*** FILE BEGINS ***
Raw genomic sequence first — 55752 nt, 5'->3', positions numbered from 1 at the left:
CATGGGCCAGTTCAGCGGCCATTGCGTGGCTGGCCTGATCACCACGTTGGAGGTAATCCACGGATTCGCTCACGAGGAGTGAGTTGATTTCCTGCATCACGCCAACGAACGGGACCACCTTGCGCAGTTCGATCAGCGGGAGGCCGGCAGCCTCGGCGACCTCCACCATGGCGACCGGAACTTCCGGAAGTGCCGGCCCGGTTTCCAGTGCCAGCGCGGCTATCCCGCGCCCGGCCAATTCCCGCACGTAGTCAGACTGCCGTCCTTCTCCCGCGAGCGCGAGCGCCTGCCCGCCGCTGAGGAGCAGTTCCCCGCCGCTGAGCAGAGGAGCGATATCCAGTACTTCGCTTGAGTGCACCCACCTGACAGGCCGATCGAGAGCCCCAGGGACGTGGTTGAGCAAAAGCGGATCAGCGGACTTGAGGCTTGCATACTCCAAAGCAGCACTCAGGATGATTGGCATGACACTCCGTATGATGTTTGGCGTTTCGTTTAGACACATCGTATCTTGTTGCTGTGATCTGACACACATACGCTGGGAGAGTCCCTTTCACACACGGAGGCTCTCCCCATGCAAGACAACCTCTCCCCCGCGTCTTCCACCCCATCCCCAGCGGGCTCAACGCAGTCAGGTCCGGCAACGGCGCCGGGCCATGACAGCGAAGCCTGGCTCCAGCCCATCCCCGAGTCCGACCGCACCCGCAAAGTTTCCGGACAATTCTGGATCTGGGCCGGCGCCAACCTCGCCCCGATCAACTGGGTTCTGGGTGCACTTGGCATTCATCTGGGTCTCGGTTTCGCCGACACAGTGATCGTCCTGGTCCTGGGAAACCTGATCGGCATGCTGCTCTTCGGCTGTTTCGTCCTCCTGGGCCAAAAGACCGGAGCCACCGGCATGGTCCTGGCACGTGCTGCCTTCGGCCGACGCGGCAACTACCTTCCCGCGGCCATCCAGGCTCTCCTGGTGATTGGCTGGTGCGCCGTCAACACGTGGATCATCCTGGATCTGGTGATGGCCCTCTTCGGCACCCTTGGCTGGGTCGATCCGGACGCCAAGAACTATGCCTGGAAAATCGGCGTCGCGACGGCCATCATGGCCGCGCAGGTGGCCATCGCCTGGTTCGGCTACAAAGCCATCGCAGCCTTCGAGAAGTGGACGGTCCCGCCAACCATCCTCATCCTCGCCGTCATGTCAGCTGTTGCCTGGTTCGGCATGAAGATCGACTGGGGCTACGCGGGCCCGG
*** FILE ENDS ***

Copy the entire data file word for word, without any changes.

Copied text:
Raw genomic sequence first — 55752 nt, 5'->3', positions numbered from 1 at the left:
CATGGGCCAGTTCAGCGGCCATTGCGTGGCTGGCCTGATCACCACGTTGGAGGTAATCCACGGATTCGCTCACGAGGAGTGAGTTGATTTCCTGCATCACGCCAACGAACGGGACCACCTTGCGCAGTTCGATCAGCGGGAGGCCGGCAGCCTCGGCGACCTCCACCATGGCGACCGGAACTTCCGGAAGTGCCGGCCCGGTTTCCAGTGCCAGCGCGGCTATCCCGCGCCCGGCCAATTCCCGCACGTAGTCAGACTGCCGTCCTTCTCCCGCGAGCGCGAGCGCCTGCCCGCCGCTGAGGAGCAGTTCCCCGCCGCTGAGCAGAGGAGCGATATCCAGTACTTCGCTTGAGTGCACCCACCTGACAGGCCGATCGAGAGCCCCAGGGACGTGGTTGAGCAAAAGCGGATCAGCGGACTTGAGGCTTGCATACTCCAAAGCAGCACTCAGGATGATTGGCATGACACTCCGTATGATGTTTGGCGTTTCGTTTAGACACATCGTATCTTGTTGCTGTGATCTGACACACATACGCTGGGAGAGTCCCTTTCACACACGGAGGCTCTCCCCATGCAAGACAACCTCTCCCCCGCGTCTTCCACCCCATCCCCAGCGGGCTCAACGCAGTCAGGTCCGGCAACGGCGCCGGGCCATGACAGCGAAGCCTGGCTCCAGCCCATCCCCGAGTCCGACCGCACCCGCAAAGTTTCCGGACAATTCTGGATCTGGGCCGGCGCCAACCTCGCCCCGATCAACTGGGTTCTGGGTGCACTTGGCATTCATCTGGGTCTCGGTTTCGCCGACACAGTGATCGTCCTGGTCCTGGGAAACCTGATCGGCATGCTGCTCTTCGGCTGTTTCGTCCTCCTGGGCCAAAAGACCGGAGCCACCGGCATGGTCCTGGCACGTGCTGCCTTCGGCCGACGCGGCAACTACCTTCCCGCGGCCATCCAGGCTCTCCTGGTGATTGGCTGGTGCGCCGTCAACACGTGGATCATCCTGGATCTGGTGATGGCCCTCTTCGGCACCCTTGGCTGGGTCGATCCGGACGCCAAGAACTATGCCTGGAAAATCGGCGTCGCGACGGCCATCATGGCCGCGCAGGTGGCCATCGCCTGGTTCGGCTACAAAGCCATCGCAGCCTTCGAGAAGTGGACGGTCCCGCCAACCATCCTCATCCTCGCCGTCATGTCAGCTGTTGCCTGGTTCGGCATGAAGATCGACTGGGGCTACGCGGGCCCGG